Peter J. Grubb

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Peter John Grubb (b. 1936 in Ilford, London[1]) is a British ecologist and emeritus professor of botany at Cambridge University. He took his Ph.D. at Cambridge University in 1960 supervised by G.E. Briggs. He subsequently joined the staff of Magdalene College, later becoming a full professor (retired in 2001). His early work was mentored by E.J.H. Corner and A.S. Watt, and especially influenced by the latter. He has written a very lively account on his becoming a plant ecologist.[2]

Grubb has worked on diverse botanical and ecological subjects, from physiology to biomes and from chalk grassland to tropical rain forest. His name is particularly associated with the concept of regeneration niche.[3]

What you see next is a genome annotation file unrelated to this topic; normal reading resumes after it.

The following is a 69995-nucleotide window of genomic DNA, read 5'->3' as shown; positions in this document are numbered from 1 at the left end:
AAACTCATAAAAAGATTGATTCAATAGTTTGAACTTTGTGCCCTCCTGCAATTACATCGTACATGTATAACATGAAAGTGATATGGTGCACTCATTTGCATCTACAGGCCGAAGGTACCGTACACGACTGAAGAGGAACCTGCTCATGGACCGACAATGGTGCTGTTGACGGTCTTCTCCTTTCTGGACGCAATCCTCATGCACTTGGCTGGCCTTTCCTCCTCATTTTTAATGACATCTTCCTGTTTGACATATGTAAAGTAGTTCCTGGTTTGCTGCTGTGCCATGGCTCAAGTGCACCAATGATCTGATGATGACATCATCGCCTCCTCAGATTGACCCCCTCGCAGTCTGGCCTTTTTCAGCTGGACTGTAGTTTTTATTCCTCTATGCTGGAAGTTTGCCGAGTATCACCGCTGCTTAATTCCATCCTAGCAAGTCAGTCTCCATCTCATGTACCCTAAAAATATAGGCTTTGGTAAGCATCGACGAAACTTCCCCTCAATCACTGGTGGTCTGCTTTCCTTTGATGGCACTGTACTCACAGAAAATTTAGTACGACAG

Peter Grubb was president of the British Ecological Society in 1992 and is now honorary member of the society. He co-edited the Journal of Ecology 1972–1977.

In 1977 botanist Francis Raymond Fosberg named the Portulaca variety Portulaca mauritiensis var. grubbii from Cosmoledo after Grubb[4] which is now included in Portulaca mauritiensis var. aldabrensis.[5]

References[edit]

  1. ^ Entry for Peter J. Grubb at JSTOR
  2. ^ Grubb, P.J. (2003) On becoming a plant ecologist. Seed Science Research 13: 3–15
  3. ^ Grubb, P.J. (1977) The maintenance of species-richness in plant communities: the importance of the regeneration niche. Biological Reviews 52: 107-145.
  4. ^ F. R. Fosberg: Miscellaneous Notes on the Flora of Aldabra and Neighbouring Islands: VI: Portulaca (Portulacaceae) in the Aldabra Group. Kew Bulletin, Vol. 32, No. 1 (1977), pp. 253-258
  5. ^ Urs Eggli: Illustrated Handbook of Succulent Plants: Dicotyledons, Springer, 2002. ISBN 978-3540419662: p. 413

External links[edit]